When you’re starting or running a small business, countless questions arise, particularly surrounding your business’ legal structure:
- Is my business legal?
- What kind of business structure means I’ll pay the least in taxes?
- What happens if my business gets sued?
- What business structure is best for me?
Below is an introduction to some of the most common business structures to help you navigate this important decision.
Common Business Structures
The Sole Proprietorship
The sole proprietorship is the simplest way to operate a business. If you’re self-employed or conducting any kind of business and haven’t picked a formal business structure, then by default, you’re operating as a sole proprietor.
The biggest advantage of the sole proprietorship is that it’s simple to form and maintain. Since there’s no separation between the sole proprietorship and the owner, any income earned by the business is considered income earned by the owner. A sole proprietor owner just needs to keep track of all the business’ income and expenses and report it on a Schedule C with their personal tax return.
However, the biggest drawback of the sole proprietorship is that the owner is personally liable for any debts of the business. So if your sole proprietorship business runs into financial trouble, creditors can come after your personal property and savings. Likewise, you’ll be personally liable for any lawsuits brought against the business.
The DBA (Doing Business As)
A DBA (also called a fictitious business name, assumed business name, or trade name) is not actually a legal structure. A DBA allows sole proprietors to use a business name without having to create a formal legal entity (i.e. corporation or LLC). This is typically the simplest and least expensive way for a small business to legally conduct business under a different name.
For example, if Jane Doe wants to open a sole proprietor floral business called “Petals by Jane,” she needs to file a DBA for “Petals by Jane.” This is basically so there’s a public record to let everyone know what individual(s) are behind a business.
The Corporation (C Corp)
A corporation is considered a separate entity from its owners. This means that the corporation (and not the owners) is responsible for any of its debts and liabilities. This is often called the “corporate shield” as it protects the owner’s personal assets from the business.
A corporation has a formal structure consisting of shareholders, directors, officers and employees. Every corporation must select at least one person to serve on its board of directors and officers are required to manage the day-to-day activities of the company. Corporations need to vote on important company issues. For this reason, the corporation is often seen as administrative overkill for the average small business, and is a better option for bigger companies who plan to go public, seek VC (venture capital) funding, or invest profits back into the company.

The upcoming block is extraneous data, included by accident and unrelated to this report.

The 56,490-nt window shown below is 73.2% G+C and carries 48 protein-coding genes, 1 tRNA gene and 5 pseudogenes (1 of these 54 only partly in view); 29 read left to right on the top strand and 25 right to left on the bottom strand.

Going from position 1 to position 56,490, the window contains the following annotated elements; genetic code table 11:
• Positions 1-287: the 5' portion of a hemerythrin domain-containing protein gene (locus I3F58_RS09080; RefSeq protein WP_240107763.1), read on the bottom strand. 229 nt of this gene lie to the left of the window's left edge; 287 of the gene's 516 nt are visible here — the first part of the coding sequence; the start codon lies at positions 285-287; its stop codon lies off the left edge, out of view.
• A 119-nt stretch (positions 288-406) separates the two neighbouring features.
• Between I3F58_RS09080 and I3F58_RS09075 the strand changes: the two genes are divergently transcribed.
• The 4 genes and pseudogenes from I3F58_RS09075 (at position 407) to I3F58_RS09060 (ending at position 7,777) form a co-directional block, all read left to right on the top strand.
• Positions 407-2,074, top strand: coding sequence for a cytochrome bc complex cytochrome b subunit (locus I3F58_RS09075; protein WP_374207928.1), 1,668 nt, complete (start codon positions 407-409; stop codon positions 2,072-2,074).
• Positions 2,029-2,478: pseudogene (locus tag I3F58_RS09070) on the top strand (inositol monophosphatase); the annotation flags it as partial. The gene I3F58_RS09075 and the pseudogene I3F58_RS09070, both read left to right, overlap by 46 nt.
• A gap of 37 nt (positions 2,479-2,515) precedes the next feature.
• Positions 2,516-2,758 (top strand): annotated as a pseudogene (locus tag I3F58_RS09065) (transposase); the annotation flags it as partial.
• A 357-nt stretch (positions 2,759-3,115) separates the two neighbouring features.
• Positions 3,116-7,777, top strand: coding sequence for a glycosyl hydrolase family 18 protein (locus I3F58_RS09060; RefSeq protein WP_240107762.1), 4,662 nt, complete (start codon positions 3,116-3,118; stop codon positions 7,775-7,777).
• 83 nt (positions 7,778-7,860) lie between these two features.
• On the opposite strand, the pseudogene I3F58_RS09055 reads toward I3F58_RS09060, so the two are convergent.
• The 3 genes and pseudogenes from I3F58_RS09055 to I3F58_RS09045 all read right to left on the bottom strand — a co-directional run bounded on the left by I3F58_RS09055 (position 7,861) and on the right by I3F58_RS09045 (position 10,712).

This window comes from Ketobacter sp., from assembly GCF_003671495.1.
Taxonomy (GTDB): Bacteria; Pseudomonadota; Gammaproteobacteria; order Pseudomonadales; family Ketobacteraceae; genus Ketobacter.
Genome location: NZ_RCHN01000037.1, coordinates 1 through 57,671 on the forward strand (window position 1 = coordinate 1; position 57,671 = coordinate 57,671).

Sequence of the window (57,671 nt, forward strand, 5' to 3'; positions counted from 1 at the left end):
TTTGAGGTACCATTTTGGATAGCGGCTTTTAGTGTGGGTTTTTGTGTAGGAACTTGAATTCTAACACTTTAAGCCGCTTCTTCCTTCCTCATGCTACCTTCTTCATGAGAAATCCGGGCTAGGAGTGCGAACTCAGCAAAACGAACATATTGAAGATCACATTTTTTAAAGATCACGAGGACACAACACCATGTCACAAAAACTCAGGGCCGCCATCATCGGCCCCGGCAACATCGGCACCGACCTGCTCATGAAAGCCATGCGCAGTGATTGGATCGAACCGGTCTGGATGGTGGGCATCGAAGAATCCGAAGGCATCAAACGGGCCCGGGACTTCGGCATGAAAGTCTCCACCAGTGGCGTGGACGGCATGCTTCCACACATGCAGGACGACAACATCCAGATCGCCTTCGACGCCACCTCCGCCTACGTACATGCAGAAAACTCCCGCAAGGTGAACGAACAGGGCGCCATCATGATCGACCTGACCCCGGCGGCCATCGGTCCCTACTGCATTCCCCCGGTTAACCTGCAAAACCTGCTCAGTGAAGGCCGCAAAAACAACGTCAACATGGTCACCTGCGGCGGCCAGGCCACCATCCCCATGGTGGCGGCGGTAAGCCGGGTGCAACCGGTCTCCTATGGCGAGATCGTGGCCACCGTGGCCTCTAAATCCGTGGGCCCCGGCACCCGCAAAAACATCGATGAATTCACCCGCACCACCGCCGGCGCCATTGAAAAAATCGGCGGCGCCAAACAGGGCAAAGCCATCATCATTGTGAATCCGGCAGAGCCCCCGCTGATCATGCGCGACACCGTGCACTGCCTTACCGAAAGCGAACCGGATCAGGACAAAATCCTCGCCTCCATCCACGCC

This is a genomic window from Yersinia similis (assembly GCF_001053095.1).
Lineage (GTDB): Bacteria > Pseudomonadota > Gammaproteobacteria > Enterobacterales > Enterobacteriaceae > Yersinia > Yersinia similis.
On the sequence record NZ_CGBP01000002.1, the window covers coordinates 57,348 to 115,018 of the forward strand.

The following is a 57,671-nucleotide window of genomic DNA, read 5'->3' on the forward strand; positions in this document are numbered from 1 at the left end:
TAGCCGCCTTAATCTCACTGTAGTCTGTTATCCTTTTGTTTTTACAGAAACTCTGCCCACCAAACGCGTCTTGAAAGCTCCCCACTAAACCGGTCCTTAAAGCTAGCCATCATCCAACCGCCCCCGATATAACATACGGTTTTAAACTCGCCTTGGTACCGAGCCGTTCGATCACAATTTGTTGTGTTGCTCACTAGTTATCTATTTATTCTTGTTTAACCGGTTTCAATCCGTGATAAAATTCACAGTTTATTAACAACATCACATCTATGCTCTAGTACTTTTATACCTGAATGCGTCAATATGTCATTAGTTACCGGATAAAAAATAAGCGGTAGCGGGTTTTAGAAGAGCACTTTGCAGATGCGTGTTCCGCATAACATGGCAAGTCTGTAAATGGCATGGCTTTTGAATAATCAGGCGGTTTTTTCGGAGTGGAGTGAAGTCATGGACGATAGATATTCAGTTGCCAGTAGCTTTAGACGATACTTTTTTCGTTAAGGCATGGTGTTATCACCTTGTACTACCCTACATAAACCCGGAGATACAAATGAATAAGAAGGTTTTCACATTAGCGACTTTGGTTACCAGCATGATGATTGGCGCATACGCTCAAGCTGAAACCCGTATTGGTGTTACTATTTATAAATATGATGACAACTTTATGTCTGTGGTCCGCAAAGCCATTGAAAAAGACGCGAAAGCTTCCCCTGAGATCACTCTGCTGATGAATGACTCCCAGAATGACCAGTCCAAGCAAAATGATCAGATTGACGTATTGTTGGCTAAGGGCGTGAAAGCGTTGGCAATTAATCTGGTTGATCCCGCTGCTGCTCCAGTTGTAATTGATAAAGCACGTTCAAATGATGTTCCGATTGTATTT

As a separate business entity, a corporation files its own tax returns. As a C Corporation owner, you’ll need to file both a personal tax return and a business tax return. In some cases, this can result in a “double taxation” burden for small businesses where first the business must pay taxes on its profits, and then the owners/shareholders must pay taxes on an individual level when those profits are distributed to them.
An S Corporation is designed to address this double taxation issue. An S Corporation does not file its own taxes. Rather, company profits are “passed through” and reported on the personal income tax return of the shareholders. S Corporation owners are taxed on their respective shares of the company’s profits (and these profits are not subject to self-employment tax). If an S Corporation owner works in the business, they must be paid a reasonable wage for their activities and the S Corporation must pay payroll taxes on these wages.
An S Corporation starts out like a C Corporation; then the owners elect ‘S Corporation Status’ by filing Form 2553 with the IRS in a timely manner. However, be aware that not every business can qualify to be an S Corporation. For example, an S Corporation cannot have more than 100 shareholders and shareholders must be U.S. citizens or residents.
The LLC (Limited Liability Company)
An LLC is a hybrid of a sole proprietorship and corporation. This structure is very popular among small businesses, and for good reason. The LLC limits the personal liability of the owners, but doesn’t require much of the heavy formality and paperwork of the corporation. This makes it a great choice for business owners that want liability protection, but don’t want to deal with exhaustive meeting minutes, addendum filings, or other paperwork you’d need to file as a corporation.
The LLC gives you flexibility to choose how you want to be taxed. For example, you can structure your LLC to be taxed as a C Corporation or more commonly as an S Corporation (where the business doesn’t file its own taxes).
Keep in mind that this summary isn’t an exhaustive outline of all the nuances of the various business structures. Rather, it’s an introduction to the major differences to help you start to determine what’s right for your business. Do your own research, and possibly speak with an accountant about your specific tax situation.
Editor’s Note: This was originally written by Nellie Akalp for Small Business Trends.